How publishers are approaching addressability in 2021 and beyond


by Susan Wu, Senior Director, Marketing Research at PubMatic

There is perhaps no bigger disruptor to the digital ecosystem than the changes afoot around addressable advertising. To flourish during this period of uncertainty, publishers are seeking partners that can help manage the complexities of ID management plus cross-device and cross-site addressability and measurement.  

PubMatic recently partnered with Digiday to investigate how publishers are preparing for the shift in addressability as third-party cookies disappear. Anchored by a survey of nearly 70 publisher executives working in ad tech operations, business development and programmatic monetization, the report examined addressability challenges and opportunities.

In the following sections, highlights from the report show how publishers are scaling ID tracking and management while eliminating cross-device redundancies, achieving cross-channel insights and preparing for the future of addressability by choosing quality tech partners.

The cookieless future will rely on new methods and identifiers 

Search engines such as Mozilla’s Firefox and Apple’s Safari have already phased out third-party cookies, and Google Chrome will eliminate the identity trackers in 2023. While walled gardens like Google are proposing ad-targeting alternatives such as the Privacy Sandbox within its own browser, players across the industry have questions about the technology and whether it will hinder competition in digital advertising.  

With uncertainty swirling around the absence of cookies, publishers are putting privacy-compliant strategies in place to collect and use data. And they’ll need to create new methods for managing and tracking unique identifiers if they want to continue to reach people with relevant ads.  

Furthermore, the future of addressability will require publishers to target users across multiple devices and sites, all while eliminating redundancies — a challenge that 55% of publishers in the survey cited as a chief concern.  

In the near-term, leaning into email address data and unique user IDs shows the greatest promise when it comes to addressability solutions. Publishers are focusing on figuring out how to target audiences and specific devices and then determining how those devices offer a more unified view of a single consumer. Device IDs will also be part of publishers’ post-cookie ID graphs, which include other identifiers such as email and IP addresses.  

Cross-channel insights unlock targeting and impact

When it comes to tying audiences together, with effective cross-channel insights, publishers can rely less on targeting tactics that annoy consumers and more on smarter ad strategies that drive engagement. 

Some experts advise publishers to begin experimenting with measurement tools and resources that they are building in-house, or with SSPs, to create cross-channel analytics. These steps should help publishers deliver more unified reporting to advertisers and prove the success of their campaigns.  

Publishers that achieve effective cross-channel insights can develop better targeting tactics. For example, instead of relying on banners to reach as many eyes as possible, publishers can shift to high-impact engagement ads. As the user experience improves, so will campaign success.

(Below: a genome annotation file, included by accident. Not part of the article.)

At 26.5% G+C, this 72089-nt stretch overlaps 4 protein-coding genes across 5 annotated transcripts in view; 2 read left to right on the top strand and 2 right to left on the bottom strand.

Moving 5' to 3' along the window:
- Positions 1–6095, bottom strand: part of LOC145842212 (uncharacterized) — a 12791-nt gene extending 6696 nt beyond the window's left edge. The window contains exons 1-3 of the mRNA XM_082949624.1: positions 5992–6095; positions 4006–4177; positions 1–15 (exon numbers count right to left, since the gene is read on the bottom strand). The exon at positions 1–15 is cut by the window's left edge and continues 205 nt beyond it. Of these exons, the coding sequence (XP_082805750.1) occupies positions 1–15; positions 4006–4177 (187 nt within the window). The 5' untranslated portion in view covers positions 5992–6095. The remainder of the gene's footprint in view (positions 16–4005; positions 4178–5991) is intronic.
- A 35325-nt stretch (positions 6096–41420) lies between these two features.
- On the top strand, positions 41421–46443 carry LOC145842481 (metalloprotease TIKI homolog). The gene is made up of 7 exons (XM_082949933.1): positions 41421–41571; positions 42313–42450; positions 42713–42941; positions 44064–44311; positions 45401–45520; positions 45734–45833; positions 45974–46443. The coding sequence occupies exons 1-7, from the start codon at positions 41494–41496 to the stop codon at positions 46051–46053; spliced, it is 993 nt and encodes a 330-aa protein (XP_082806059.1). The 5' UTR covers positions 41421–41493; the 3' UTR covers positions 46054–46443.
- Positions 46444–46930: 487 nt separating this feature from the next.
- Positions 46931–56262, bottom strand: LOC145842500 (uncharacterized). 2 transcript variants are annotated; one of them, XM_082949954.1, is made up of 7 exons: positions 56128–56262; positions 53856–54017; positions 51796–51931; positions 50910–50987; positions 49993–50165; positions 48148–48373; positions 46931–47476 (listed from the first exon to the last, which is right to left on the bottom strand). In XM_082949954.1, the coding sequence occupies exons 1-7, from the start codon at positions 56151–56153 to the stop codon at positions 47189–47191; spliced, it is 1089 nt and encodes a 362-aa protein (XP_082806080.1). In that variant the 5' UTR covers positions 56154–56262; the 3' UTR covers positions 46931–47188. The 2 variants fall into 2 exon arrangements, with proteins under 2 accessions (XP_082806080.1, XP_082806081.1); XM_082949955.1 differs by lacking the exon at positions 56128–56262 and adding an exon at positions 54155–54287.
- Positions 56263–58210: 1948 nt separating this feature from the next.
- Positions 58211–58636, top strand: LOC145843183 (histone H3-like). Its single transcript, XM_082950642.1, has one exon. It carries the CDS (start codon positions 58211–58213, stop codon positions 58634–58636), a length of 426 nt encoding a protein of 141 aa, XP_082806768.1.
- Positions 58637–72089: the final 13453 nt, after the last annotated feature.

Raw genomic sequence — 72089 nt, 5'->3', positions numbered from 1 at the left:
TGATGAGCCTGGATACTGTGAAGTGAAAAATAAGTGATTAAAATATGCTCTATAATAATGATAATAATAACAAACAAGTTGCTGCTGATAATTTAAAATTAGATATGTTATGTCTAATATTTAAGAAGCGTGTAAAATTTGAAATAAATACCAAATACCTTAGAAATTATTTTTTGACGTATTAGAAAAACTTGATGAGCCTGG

Meanwhile, tackling cross-channel challenges comes with tech, operational and legal costs. Partnerships help publishers by opening pathways to distributed resources — ones that can weave together all the signals publishers must track. 

Next steps: Unique ID tracking and management at scale 

The biggest obstacle to effectively tracking and managing deterministic and probabilistic IDs is doing so at scale. In the survey, publishers cited the problem of scaling data sets (61%) and solutions (53%) to the degree needed to run programmatic programs. 

A few survey respondents — among 16% who cited alternative addressability solutions — said they considered options such as subscriber data and geolocation to target emails, but those had low effectiveness. Email address data and unique user IDs based on deterministic data like logins are proving to be effective approaches for publishers. Still, speed and scalability continue to pose challenges. 

As publishers pursue alternative addressability solutions, there are several additional key takeaways to consider, based on the report. 

  • Solutions are underway: 32% of publishers have been working on addressability solutions for a year or more, and 42% of publishers have been working within the past 12 months. Sixteen percent haven’t started but plan to within the next year. 
  • First-party data is table stakes. The solutions and data sources publishers are pursuing include email address data, unique user IDs, browser data, IP address data and device data. A majority of survey respondents cited email address data and unique user IDs as the most commonly pursued addressability solution. 
  • Experimentation is a critical step in post-cookies identity resolution. Identity solutions provided by tech partners can help guide publishers and advertisers along the path to an addressable future. Companies should be seeking out tech partners with solutions focused on enabling scaled addressability across all leading tactics — in a simple and straightforward way — with data protection at the core. 

Data privacy laws and the phasing out of traditional identifiers make testing alternative, privacy-compliant identity solutions more important than ever for publishers. Relying on tech partners with their own ID solutions, and resources to test and help scale those solutions, will be critical for publishers and advertisers as they seek to create addressable audiences in the future.

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